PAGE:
As these stunning photos prove, Nasa and ESA can't boast the monopoly on jaw-dropping space pictures.
A waning crescent moon illuminates Yosemite National Park, astral clouds of rose-coloured gas reveal star formations in distant galaxies and the supernatural glow of a noctilucent cloud electrifies the Peak District at night; the 2013 Astronomy Photographer of the Year competition has received an array of dazzling pictures of our glittering universe.
Now in its fifth year, the competition is run by the Royal Observatory Greenwich in association with Sky at Night Magazine. The 2013 shortlist was chosen from a record number of over 1,200 entries from amateurs and professional photographers from around the globe, with all entries to the competition were submitted via a dedicated Flickr group .
Photos include the dazzling firework display of a Perseid meteor shower against a snowy backdrop in Wyoming; the spectacular view of the Milky Way arching over the much-loved landmark of Durdle Door on the Dorset coast; and a solitary watcher seated by his tent on the Korgfjellet Mountain in Norway watching a breath-taking Orionid meteor soar above him.
Take a look at the out-of-this-world pictures below:
The Night Photographer, by Tommy Eliassen
This image captures the dedication of the committed astrophotographer: camping out in a remote location and spending hours waiting for the perfect shot of the night sky. Here, the photographer’s patience has been rewarded with the sight of a bright meteor streaking across the sky as it burns up high in the Earth’s atmosphere.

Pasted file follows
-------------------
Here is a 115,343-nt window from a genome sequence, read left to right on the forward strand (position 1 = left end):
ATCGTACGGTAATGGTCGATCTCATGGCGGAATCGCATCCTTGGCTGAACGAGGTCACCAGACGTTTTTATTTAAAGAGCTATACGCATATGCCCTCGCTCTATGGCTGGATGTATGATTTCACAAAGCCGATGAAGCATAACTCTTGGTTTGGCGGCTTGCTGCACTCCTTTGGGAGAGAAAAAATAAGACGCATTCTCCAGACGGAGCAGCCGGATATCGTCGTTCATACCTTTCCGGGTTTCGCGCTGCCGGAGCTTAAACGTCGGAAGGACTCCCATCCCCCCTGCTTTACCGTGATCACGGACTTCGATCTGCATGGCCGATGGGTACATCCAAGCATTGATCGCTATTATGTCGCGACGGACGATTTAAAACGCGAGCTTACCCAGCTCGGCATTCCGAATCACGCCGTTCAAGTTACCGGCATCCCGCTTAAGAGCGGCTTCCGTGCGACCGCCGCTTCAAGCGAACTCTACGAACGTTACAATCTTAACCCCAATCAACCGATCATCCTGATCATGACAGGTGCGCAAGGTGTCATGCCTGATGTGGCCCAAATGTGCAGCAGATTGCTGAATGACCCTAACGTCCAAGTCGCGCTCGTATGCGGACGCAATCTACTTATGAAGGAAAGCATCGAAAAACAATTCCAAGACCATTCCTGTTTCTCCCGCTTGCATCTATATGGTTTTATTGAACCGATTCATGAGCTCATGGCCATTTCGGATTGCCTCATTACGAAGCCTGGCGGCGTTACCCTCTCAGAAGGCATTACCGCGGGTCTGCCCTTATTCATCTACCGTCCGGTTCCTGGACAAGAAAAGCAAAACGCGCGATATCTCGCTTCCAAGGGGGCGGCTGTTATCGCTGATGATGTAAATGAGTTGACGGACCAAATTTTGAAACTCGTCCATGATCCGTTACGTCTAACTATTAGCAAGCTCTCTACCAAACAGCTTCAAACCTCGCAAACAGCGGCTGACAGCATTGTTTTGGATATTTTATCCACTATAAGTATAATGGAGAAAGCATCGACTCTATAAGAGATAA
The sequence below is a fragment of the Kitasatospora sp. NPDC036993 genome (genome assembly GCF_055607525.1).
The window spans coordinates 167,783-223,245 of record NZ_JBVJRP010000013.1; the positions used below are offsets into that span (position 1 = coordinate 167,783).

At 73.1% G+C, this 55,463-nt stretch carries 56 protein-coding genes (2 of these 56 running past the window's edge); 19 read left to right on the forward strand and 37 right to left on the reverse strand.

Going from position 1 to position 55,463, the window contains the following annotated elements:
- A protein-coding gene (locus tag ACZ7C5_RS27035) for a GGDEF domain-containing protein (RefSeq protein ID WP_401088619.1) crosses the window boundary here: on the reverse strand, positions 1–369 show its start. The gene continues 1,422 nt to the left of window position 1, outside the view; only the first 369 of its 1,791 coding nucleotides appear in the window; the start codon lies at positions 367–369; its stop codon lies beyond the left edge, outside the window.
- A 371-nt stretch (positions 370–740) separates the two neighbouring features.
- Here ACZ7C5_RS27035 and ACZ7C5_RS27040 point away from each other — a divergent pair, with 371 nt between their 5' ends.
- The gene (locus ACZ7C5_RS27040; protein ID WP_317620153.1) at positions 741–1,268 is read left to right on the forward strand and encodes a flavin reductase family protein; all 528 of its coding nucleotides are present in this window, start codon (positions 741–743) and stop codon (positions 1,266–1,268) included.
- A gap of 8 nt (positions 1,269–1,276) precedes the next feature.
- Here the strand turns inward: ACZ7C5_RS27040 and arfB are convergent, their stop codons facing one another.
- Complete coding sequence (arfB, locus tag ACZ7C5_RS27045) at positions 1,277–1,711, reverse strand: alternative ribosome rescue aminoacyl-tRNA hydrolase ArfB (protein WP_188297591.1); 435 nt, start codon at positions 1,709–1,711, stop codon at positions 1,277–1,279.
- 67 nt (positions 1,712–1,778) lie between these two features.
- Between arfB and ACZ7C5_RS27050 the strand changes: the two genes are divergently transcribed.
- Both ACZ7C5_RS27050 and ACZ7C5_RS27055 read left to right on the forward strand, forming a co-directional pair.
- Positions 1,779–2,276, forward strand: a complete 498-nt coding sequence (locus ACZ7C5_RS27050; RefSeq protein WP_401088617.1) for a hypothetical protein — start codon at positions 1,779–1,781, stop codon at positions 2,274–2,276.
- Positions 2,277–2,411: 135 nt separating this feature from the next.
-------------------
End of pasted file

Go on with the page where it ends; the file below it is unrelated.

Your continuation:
A Flawless Point, by Rogelio Bernal Andreo
This striking and unusual panoramic shot is the result of meticulous planning, an artist’s eye for dramatic lighting and sheer chance. The photograph shows the Milky Way arching over Yosemite Valley in California’s famous national park. A lens-shaped (lenticular) cloud hovers over the distinct granite dome of Liberty Cap, which rises to an elevation of over 2000m, near the centre of the photograph.
Photographers on the Rim of Myvatn Craters, by James Woodend
The scale and majesty of astronomical and atmospheric phenomena are clearly shown in this dramatic scene. Although auroral displays have become more common, as the Sun nears the peak of its eleven-year cycle of activity in 2013, these hilltop observers were still lucky to witness such a spectacular example.
Winners and shortlisted entries will be published in the competition’s official book, available on 19 September from bookstores and online. The awards ceremony can be followed live on Twitter #astrophoto2013.
Flick through the full shortlist for Astronomy Photographer Of The Year At The Royal Observatory Greenwich below: